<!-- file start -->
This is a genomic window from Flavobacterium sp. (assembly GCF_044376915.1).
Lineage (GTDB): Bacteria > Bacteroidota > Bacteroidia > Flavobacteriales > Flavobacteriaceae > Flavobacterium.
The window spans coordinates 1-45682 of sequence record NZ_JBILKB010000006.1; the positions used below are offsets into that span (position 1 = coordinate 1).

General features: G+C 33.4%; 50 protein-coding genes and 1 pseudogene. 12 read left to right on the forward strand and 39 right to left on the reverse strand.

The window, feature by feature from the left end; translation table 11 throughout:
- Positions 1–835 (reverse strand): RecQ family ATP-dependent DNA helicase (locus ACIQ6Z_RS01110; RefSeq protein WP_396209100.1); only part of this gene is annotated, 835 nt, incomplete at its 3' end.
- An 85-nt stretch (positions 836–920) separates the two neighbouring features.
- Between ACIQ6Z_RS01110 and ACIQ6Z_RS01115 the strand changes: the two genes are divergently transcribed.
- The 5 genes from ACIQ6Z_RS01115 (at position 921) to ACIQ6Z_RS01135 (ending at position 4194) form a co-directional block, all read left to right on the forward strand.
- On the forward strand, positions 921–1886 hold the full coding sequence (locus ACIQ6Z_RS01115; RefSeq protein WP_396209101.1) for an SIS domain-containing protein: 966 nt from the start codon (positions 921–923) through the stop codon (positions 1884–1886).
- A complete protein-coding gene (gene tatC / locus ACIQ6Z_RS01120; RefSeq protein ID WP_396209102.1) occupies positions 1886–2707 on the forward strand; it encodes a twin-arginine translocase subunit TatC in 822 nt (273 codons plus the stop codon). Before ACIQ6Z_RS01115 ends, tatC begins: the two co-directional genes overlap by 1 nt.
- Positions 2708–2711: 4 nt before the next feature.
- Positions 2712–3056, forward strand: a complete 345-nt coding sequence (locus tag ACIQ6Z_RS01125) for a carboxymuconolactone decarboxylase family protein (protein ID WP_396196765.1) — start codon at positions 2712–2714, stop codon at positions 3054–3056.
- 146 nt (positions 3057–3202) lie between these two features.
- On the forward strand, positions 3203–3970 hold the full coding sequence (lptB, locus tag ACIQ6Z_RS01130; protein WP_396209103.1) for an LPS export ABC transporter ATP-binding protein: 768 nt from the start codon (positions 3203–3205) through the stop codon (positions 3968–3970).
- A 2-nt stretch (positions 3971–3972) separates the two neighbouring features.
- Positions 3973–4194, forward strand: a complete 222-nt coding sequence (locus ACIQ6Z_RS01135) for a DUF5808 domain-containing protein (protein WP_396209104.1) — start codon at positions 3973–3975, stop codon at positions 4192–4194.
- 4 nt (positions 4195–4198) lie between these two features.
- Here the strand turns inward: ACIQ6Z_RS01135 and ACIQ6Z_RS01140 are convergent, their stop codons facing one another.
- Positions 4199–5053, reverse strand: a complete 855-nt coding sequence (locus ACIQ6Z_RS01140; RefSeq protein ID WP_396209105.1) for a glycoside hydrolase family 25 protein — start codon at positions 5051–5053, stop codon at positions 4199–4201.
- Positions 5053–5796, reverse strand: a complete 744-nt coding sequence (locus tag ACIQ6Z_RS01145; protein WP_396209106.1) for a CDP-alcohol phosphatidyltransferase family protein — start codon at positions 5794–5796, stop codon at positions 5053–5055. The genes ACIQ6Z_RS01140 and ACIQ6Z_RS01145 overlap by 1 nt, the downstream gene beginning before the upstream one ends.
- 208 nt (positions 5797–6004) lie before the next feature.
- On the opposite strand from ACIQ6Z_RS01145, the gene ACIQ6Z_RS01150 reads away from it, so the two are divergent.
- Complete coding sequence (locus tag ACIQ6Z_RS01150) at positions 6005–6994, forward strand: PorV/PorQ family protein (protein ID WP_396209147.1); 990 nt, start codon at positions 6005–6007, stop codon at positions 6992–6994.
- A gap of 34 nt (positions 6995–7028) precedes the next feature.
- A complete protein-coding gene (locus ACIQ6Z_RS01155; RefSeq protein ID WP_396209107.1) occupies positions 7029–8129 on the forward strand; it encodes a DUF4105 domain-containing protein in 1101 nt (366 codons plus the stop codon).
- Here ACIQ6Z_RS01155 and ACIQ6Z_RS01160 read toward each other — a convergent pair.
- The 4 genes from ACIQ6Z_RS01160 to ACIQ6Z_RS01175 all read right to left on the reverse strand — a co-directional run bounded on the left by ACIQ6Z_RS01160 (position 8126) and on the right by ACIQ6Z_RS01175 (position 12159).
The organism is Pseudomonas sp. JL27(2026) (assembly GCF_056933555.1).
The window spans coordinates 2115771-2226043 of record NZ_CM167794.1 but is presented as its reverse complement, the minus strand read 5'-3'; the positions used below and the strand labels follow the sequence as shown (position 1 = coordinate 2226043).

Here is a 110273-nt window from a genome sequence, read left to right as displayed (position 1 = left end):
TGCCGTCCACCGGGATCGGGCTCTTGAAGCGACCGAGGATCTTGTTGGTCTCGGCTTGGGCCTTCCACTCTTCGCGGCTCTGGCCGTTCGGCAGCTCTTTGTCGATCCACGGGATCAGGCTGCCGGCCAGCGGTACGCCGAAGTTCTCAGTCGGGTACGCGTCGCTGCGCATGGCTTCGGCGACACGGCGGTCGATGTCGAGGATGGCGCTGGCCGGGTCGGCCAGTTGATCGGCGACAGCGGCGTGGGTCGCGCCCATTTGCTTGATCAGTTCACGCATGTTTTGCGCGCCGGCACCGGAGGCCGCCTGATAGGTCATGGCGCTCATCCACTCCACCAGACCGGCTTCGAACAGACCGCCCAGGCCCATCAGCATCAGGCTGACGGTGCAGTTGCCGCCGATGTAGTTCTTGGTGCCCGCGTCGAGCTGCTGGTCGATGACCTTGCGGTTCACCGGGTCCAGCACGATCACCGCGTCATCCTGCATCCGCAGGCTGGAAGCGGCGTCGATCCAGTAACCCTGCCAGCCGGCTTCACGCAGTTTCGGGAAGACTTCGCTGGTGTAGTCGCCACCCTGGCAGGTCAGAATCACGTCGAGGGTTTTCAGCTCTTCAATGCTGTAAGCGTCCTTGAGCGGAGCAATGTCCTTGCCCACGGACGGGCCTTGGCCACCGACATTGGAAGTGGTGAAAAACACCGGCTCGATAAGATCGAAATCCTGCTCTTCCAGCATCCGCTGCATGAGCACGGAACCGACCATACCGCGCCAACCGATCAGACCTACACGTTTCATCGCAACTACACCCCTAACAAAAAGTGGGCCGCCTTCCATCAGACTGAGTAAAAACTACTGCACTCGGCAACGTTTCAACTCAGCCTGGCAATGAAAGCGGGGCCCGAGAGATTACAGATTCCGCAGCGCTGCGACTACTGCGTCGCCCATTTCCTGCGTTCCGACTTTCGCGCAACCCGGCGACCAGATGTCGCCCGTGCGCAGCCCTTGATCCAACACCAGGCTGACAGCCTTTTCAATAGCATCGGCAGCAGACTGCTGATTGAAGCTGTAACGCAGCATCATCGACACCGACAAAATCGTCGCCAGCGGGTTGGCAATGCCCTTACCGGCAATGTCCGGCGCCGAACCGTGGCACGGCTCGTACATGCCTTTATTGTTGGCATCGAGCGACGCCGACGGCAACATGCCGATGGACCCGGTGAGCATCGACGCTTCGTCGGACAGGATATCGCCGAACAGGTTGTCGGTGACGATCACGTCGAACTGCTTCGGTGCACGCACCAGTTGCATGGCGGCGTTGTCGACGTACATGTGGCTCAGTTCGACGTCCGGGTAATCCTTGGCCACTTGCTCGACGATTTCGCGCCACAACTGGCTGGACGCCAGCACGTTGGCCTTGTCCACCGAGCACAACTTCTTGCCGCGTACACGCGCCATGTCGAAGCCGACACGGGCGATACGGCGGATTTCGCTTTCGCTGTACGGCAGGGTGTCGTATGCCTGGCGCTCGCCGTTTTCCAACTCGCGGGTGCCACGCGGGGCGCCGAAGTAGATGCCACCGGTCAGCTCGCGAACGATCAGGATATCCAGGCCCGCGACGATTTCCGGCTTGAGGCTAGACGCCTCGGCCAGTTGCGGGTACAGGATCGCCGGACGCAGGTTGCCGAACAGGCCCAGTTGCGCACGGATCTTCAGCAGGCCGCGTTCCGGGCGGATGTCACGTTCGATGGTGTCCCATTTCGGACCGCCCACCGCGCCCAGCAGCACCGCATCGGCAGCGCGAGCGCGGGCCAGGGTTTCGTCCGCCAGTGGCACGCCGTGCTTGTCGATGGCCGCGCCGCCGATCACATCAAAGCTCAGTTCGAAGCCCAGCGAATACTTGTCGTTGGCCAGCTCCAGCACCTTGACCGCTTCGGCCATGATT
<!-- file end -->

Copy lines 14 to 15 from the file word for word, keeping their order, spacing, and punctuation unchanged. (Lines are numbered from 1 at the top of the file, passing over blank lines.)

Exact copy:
- 146 nt (positions 3057–3202) lie between these two features.
- On the forward strand, positions 3203–3970 hold the full coding sequence (lptB, locus tag ACIQ6Z_RS01130; protein WP_396209103.1) for an LPS export ABC transporter ATP-binding protein: 768 nt from the start codon (positions 3203–3205) through the stop codon (positions 3968–3970).